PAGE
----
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Julieanna Hever, MS, RD

Julieanna Hever, MS, RD

Posted January 30, 2010

Published in Lifestyle

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Fighting for Fat-ism

Read More: exercise, fat, healthcare crisis, julieanna hever, losing weight, overweight, patient care, physicians, plant-based dietitian, plant-based nutrition, registered dietitian, whole food plant-based diet

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Yesterday morning, as I was peddling away on the seated elliptical, reading Dr. David Kessler's The End of Overeating, I looked up at the muted television screen right above me and saw a headline on one of the morning shows. It said "How to find a doctor who is not fat-phobic". It was impossible not to simply see the irony of my current location and the literature I was absorbing. But, more notably was the red light that flashed in my head. Really? We need to tell people to avoid a physician who is interested in ignoring a huge symptom in minimizing disease risk?

Two out of every three Americans is either overweight or obese. This is a grand majority and the numbers are only increasing. Children are growing overweight and obese rapidly. This is an epidemic and it is a crisis. Talk about a health care emergency! One of the most significant causes of type 2 Diabetes, heart disease and many cancers is the presence of too much fat on the body. These are the number one killers in the West. Fat causes Metabolic Syndrome, high cholesterol, and high blood pressure, factors that lead directly to heart attacks and strokes.

Since when has a health issue become a political correctness compass? Clothing stores are popping up everywhere for the "larger-sized" woman. Magazines specialize in this population. The scary part is that our society is trying to adjust for the majority of the population instead of working to make changes to lead people into healthier lifestyles. This may well be the reason we are in Health care crisis and why health care has become utterly unaffordable. We can't keep up with our growing population as it is draining resources.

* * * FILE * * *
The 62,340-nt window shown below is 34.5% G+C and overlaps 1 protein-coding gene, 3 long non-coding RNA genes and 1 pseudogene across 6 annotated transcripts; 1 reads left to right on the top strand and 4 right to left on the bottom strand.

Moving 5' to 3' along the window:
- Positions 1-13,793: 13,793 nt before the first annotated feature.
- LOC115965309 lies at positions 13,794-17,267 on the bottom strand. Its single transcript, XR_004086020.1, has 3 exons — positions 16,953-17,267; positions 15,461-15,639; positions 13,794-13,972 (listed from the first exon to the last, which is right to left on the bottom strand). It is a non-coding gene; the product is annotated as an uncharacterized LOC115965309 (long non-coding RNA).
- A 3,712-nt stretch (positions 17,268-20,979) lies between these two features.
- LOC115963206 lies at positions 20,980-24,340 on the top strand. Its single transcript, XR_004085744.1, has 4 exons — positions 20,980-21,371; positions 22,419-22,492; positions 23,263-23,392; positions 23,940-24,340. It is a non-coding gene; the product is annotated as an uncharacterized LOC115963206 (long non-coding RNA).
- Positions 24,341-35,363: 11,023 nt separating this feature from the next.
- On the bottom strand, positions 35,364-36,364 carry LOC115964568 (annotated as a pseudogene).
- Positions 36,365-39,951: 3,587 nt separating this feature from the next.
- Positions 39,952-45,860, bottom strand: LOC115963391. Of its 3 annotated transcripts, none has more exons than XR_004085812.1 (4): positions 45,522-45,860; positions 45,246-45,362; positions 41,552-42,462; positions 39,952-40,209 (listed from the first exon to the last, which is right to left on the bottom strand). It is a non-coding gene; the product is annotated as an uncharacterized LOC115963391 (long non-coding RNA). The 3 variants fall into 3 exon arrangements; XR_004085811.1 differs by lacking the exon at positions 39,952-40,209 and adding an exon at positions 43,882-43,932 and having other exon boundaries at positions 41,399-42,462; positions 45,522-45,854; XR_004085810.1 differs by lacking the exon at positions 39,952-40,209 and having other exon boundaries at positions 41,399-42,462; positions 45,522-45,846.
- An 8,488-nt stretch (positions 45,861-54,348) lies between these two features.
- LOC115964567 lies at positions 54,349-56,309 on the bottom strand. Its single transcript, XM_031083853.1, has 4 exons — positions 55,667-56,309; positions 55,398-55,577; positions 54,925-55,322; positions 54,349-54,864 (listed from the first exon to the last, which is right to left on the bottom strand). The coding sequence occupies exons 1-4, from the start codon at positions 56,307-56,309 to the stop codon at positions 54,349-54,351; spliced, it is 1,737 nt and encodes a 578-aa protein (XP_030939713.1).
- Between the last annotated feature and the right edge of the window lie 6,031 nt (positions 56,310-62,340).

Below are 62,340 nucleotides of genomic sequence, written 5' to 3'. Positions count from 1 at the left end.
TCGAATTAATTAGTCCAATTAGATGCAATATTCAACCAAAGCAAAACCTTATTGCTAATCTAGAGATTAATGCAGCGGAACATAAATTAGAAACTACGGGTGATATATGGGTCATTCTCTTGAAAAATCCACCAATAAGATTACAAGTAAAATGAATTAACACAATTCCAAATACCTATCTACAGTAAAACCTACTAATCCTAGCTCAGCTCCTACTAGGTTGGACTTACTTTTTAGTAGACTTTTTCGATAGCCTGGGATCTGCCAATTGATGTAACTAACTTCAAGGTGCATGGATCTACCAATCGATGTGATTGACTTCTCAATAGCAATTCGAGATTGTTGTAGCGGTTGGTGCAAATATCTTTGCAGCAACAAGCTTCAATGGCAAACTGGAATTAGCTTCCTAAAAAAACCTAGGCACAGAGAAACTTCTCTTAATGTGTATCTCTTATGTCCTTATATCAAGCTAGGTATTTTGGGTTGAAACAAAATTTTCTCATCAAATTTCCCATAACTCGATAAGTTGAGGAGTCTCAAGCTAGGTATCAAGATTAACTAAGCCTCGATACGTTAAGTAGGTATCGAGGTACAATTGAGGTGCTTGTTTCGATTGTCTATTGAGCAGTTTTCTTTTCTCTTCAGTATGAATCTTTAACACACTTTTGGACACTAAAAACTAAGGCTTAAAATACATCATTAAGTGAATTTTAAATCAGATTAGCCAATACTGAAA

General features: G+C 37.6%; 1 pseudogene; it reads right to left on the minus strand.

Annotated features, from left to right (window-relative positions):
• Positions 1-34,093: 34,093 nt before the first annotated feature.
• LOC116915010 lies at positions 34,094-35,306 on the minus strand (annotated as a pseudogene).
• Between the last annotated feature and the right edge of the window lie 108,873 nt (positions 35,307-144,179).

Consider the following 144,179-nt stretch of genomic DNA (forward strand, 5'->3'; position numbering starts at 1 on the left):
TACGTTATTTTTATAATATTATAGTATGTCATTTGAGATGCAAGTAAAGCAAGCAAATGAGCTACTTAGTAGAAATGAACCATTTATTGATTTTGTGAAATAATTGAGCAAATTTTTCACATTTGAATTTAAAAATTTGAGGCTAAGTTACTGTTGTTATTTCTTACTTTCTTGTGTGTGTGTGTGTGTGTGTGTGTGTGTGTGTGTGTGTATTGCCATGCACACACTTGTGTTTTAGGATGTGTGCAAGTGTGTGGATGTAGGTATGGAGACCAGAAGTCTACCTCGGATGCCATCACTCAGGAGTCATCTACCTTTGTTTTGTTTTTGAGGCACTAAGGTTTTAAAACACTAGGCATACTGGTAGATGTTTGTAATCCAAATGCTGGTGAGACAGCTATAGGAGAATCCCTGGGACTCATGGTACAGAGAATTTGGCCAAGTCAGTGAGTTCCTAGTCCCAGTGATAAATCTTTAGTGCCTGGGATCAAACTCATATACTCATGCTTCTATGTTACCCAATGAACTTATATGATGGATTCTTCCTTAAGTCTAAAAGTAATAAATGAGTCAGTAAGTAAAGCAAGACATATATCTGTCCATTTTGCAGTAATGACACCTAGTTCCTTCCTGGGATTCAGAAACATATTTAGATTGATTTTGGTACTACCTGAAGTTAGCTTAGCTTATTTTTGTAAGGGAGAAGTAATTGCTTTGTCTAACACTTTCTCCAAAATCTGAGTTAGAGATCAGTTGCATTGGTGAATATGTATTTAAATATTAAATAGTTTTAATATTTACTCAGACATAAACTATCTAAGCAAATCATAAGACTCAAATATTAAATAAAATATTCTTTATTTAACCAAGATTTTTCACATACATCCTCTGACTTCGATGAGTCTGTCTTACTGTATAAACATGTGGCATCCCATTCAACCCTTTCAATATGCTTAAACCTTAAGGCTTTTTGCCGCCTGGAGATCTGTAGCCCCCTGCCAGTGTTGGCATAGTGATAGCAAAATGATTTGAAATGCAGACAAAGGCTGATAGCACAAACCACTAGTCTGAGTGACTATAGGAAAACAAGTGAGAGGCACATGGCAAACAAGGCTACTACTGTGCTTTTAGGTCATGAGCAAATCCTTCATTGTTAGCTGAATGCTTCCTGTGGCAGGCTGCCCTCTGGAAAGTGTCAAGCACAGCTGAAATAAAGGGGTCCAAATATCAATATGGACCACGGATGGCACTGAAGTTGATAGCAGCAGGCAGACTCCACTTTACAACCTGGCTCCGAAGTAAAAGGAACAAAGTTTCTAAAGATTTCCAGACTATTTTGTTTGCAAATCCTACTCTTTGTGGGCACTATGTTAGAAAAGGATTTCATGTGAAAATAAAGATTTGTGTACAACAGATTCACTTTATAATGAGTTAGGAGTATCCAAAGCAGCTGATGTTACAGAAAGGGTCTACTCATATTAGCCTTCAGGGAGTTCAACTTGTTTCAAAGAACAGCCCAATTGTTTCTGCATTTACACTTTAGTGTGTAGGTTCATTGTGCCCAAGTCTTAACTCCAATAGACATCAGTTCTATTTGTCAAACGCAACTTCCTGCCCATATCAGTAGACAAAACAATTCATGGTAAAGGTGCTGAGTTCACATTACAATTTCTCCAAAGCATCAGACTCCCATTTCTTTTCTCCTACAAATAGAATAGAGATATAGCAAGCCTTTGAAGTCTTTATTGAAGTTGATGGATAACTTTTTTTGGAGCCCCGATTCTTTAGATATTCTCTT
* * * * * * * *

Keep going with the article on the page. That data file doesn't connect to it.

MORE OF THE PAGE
I am not trying to be insensitive as I know this is a very taboo way to approach the topic. But I am coming from a concerned perspective. We need to accept the fact that being overweight is dangerous...it is literally one of the most preventable and reversible symptoms of illness in America. Instead of focusing on finding physicians that will ignore the weight of his or her patients, we need to deal with it head on. Practitioners need to educate their patients on why carrying too much fat is unhealthy and to lead them in the direction of adopting healthy lifestyle practices, such as exercising regularly and eating a whole food, plant-based diet, rich in nutrients that help the body shed excess weight and fight disease. Nutrition counseling by Registered Dietitians and personal training by qualified individuals need to be covered by insurance and offered as incentives to employees who want to take advantage of this option. Healthier, fitter employees perform better and more efficiently. Our entire society can improve vastly if only we attack fat as the health issue it is and not acclimate culture to accept it.


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Thanks for saying what needs to be said!

Fat people are draining resources: food resources, health resources. Doctors need to take a stand, not turn a blind eye to unhealthy, wasteful behavior. Doctors should encourage low fat, low sugar vegan diets rich in veggies and whole grains. And lots of walking and bicycling.

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